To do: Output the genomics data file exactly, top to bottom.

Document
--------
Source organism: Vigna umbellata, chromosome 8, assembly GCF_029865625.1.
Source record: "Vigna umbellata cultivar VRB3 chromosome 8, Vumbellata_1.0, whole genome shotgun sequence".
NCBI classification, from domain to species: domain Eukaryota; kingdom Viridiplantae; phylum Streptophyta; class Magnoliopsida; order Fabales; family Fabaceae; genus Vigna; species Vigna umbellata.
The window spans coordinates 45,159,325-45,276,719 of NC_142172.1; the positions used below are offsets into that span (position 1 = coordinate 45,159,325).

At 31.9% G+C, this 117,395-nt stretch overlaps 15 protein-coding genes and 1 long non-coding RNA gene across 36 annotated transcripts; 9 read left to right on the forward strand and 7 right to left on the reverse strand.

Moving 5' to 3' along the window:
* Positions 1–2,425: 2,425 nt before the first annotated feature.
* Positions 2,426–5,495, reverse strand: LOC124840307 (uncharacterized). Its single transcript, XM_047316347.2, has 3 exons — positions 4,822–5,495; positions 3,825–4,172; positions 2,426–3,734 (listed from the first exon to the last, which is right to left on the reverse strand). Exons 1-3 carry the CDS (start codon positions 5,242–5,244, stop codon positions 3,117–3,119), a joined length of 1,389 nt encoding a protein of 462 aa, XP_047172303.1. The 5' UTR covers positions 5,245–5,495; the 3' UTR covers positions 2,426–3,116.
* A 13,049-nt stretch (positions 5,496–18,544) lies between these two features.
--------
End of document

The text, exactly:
Source organism: Vigna umbellata, chromosome 8, assembly GCF_029865625.1.
Source record: "Vigna umbellata cultivar VRB3 chromosome 8, Vumbellata_1.0, whole genome shotgun sequence".
NCBI classification, from domain to species: domain Eukaryota; kingdom Viridiplantae; phylum Streptophyta; class Magnoliopsida; order Fabales; family Fabaceae; genus Vigna; species Vigna umbellata.
The window spans coordinates 45,159,325-45,276,719 of NC_142172.1; the positions used below are offsets into that span (position 1 = coordinate 45,159,325).

At 31.9% G+C, this 117,395-nt stretch overlaps 15 protein-coding genes and 1 long non-coding RNA gene across 36 annotated transcripts; 9 read left to right on the forward strand and 7 right to left on the reverse strand.

Moving 5' to 3' along the window:
* Positions 1–2,425: 2,425 nt before the first annotated feature.
* Positions 2,426–5,495, reverse strand: LOC124840307 (uncharacterized). Its single transcript, XM_047316347.2, has 3 exons — positions 4,822–5,495; positions 3,825–4,172; positions 2,426–3,734 (listed from the first exon to the last, which is right to left on the reverse strand). Exons 1-3 carry the CDS (start codon positions 5,242–5,244, stop codon positions 3,117–3,119), a joined length of 1,389 nt encoding a protein of 462 aa, XP_047172303.1. The 5' UTR covers positions 5,245–5,495; the 3' UTR covers positions 2,426–3,116.
* A 13,049-nt stretch (positions 5,496–18,544) lies between these two features.